Grooms dismissed from PE race course charge ward councillor for running security business from public office

The workers have opened a case against the security company and its owner, allegedly also their ward councillor, for pursuing and shooting them. Photo by Joseph Chirume

Hysterical reports of the protest in the mainstream media claimed the dismissed grooms had stabbed and maimed horses.

Two residents of ward 40 in Port Elizabeth want their ward councillor investigated for a conflict of interest after they were injured during a recent strike by horse grooms at Fairview Racing Course.

Zukile Matshisi and Nkosibonile Maqhuthela were part of residents of Fairview informal settlement who were protesting on 17 September when they were injured by security guards purportedly employed by a company owned by their local councillor.

The protest started after 40 horse grooms who had been dismissed by Yvette Bremner Stables in February accused it’s owner of refusing to sign the Unemployment Insurance Fund (UIF) forms needed for them to claim from the fund.

The grooms were dismissed after one of them was fired for injuring a horse while trimming its coat. Other workers demanded Bremner pay the worker all his termination benefits and when she refused, they stopped working in solidarity with their dismissed colleague. This prompted Yvette Bremner to dismiss all of them.

The disgruntled workers, who had not received any income since February and said that their families were starving, subsequently regrouped on 17 September, still demanding that Bremner sign their UIF forms.

When Bremner allegedly again refused to sign the forms, she unleashed a private security company, Nitrous Security, on the workers. The workers reacted by opening the stables which resulted in all the horses fleeing, some sustaining multiple wounds from the stampede and one dying.

Allegations of conflict of interest

Matshisi and Maqhuthela said they later discovered that their local councillor, Clr Grobbelaar, is a partner in Nitrous Security. On 30 September, they wrote to Clr Buyelwa Mafaya, Speaker of the Nelson Mandela Bay Council, urging her to investigate and take appropriate action against Clr Grobbelaar.

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In the petition, Maqhuthela states, “I write to you to lodge a formal complaint against ward 40 councillor Jason Grobbelaar. I am a community member that resides in ward 40 at Fairview township. I was one of the workers that engaged in a strike at the Fairview Racecourse on 17 September, 2020.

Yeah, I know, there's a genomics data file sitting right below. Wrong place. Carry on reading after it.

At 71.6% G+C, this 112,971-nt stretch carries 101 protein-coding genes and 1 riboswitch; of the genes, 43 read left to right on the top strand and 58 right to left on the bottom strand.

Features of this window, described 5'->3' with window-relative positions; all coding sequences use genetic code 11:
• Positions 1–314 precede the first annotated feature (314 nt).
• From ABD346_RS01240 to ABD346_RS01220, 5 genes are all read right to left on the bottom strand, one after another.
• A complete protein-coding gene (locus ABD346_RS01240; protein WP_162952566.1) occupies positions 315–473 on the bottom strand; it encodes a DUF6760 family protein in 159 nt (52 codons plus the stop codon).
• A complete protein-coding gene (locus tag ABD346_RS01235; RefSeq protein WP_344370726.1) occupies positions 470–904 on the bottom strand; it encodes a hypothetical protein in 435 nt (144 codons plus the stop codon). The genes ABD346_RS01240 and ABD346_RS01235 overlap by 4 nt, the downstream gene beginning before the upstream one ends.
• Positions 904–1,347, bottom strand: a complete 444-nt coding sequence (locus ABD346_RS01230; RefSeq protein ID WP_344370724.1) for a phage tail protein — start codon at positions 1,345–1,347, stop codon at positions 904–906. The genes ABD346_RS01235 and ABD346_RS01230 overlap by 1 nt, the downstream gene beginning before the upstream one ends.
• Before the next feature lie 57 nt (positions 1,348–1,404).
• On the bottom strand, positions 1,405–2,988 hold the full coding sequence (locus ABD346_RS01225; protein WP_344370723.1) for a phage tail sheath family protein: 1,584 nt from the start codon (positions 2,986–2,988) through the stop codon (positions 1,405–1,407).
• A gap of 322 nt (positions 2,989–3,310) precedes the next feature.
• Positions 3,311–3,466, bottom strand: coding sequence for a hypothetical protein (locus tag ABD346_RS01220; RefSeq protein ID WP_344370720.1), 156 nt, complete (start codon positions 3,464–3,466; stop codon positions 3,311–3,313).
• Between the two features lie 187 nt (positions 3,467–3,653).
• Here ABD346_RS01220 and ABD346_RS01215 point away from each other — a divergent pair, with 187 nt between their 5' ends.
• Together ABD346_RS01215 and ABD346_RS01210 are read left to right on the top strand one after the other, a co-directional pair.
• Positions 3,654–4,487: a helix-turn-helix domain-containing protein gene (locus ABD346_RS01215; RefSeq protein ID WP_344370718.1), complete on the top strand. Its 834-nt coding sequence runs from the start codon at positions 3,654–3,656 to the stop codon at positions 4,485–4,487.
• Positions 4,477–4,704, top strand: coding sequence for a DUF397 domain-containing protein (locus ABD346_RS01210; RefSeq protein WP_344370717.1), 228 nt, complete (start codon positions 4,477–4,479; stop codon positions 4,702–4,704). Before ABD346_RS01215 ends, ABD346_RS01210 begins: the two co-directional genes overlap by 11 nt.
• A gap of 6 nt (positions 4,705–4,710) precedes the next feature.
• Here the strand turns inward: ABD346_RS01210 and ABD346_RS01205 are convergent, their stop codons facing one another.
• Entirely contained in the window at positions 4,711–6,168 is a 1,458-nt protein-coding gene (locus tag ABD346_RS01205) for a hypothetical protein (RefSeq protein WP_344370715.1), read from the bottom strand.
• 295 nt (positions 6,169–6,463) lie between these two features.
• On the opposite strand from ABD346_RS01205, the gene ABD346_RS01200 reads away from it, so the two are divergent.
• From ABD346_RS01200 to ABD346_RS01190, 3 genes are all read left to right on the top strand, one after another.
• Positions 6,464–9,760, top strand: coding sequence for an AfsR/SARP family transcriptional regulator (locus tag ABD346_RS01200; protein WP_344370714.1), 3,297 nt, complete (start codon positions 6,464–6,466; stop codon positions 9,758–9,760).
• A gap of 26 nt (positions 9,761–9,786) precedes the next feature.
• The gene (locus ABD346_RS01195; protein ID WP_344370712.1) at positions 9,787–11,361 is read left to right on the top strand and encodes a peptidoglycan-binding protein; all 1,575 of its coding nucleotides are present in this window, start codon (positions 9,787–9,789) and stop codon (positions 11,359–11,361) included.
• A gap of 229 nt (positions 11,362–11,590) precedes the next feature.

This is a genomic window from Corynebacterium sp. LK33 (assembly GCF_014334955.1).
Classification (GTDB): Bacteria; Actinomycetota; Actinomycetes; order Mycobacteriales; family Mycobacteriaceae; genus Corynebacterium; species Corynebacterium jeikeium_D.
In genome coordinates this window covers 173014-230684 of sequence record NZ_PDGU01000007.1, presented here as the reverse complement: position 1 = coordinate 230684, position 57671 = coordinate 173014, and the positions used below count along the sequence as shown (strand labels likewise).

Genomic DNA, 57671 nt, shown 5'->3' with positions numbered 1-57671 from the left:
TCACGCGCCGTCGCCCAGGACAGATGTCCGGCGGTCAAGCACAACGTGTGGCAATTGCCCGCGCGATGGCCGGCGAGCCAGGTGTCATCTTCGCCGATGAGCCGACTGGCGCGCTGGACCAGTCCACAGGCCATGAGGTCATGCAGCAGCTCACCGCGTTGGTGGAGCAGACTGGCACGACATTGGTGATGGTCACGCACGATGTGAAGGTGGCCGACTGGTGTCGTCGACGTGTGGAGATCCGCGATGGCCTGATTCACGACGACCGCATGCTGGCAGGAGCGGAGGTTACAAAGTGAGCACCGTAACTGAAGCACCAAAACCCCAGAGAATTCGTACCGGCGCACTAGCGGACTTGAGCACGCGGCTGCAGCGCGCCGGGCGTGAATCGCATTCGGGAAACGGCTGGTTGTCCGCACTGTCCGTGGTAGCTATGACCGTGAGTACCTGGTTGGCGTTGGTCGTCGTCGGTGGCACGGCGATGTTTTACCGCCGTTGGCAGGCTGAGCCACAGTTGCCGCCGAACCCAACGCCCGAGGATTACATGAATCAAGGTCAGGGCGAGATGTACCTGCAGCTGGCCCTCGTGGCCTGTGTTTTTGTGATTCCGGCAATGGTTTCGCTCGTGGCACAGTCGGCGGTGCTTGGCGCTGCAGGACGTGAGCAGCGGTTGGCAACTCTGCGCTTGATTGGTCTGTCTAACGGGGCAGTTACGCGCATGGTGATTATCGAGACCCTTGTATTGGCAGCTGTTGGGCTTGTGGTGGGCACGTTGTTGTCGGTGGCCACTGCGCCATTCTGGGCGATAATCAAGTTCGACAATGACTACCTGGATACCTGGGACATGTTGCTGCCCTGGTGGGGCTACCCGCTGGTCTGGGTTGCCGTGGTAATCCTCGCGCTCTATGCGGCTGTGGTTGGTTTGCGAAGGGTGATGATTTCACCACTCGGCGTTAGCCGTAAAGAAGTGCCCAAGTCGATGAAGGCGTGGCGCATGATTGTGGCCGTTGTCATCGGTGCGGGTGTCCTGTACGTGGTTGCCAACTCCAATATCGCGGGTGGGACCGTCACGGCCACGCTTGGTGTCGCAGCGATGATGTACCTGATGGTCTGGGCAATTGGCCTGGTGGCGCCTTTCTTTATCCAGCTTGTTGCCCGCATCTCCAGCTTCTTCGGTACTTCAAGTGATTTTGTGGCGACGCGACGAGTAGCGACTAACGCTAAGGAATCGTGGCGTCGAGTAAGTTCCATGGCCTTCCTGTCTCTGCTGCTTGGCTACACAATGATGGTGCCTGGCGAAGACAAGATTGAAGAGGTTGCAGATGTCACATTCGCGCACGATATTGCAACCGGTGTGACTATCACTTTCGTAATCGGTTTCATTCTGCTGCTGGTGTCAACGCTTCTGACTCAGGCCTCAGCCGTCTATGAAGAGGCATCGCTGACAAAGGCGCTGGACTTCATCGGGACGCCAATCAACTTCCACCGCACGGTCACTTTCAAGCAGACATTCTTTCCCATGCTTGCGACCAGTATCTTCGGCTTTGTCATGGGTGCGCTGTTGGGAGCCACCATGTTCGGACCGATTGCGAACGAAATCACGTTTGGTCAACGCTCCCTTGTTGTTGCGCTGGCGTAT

“Upon the conclusion of the strike, many of us were followed into our township by a vehicle belonging to Nitrous Security. A man by the name of Kevin who was inside this vehicle fired rounds of live ammunition in our township and in a public space. I was hit by one of those bullets on the leg and I was hospitalized for several days. I am currently on crutches and I fear that my leg will never be the same again.” 

Affirming that Grobbelaar owns the security company, Maqhuthela continues, “It is clear that Jason Grobbelaar has abandoned his duties as a ward councillor and has placed his business interests above the people he is supposed to serve. Surely it cannot be within the ethics of councillors to be involved in businesses that inflict violence upon the very same community members they are supposed to serve. Jason Grobbelaar is conflicted and entangled because of his business affairs.” 

In his statement, Matshisi says, “During the strike, I was run over by a vehicle owned by Nitrous Security. It later emerged that this security company that is responsible for injuring me is owned by Jason Grobbelaar, our ward councillor.

“It is clear that it will now be impossible for me to ever go to Clr Jason Grobbelaar because my trust for him no longer exists. I request that you investigate this complaint and that the ethics of Jason Grobbelaar be placed under a spotlight for his involvement in this serious matter.”

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Councillor Grobbelaar responds

Nelson Mandela Bay municipal ward 40 councillor, Jason Grobbelaar, said that he could not disclose anything about the ownership of Nitrous Security since the case is “sub judice”.

He failed to answer his phone and Elitsha instead received an automated message inviting any queries to be sent via WhatsApp. The text message included contact numbers for municipal and electricity related issues, and for public fire and ambulance services. The contact number for Nitrous Security, a private company, was also given.

The text message with different numbers including that of Nitrous Security that our reporter received after trying to call Grobbelaar.

Duly texting him, Grobbelaar replied: “I saw a political party has opened a case with SAPS in this regard, as this is sub judice, I can not respond. The case is under judiciary consideration and therefore it is prohibited from public discussion.”

Speaker of the NMBM Council, Buyelwa Mafaya, said she had not received the letters written by Matshisi and Maqhuthela.

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About Joseph Chirume 46 Articles
I was born in the shoe manufacturing town of Gweru in Zimbabwe,1970. I came to South Africa and did some odd jobs before writing for a number of publications. At present I am doing a Masters in Journalism through distance learning.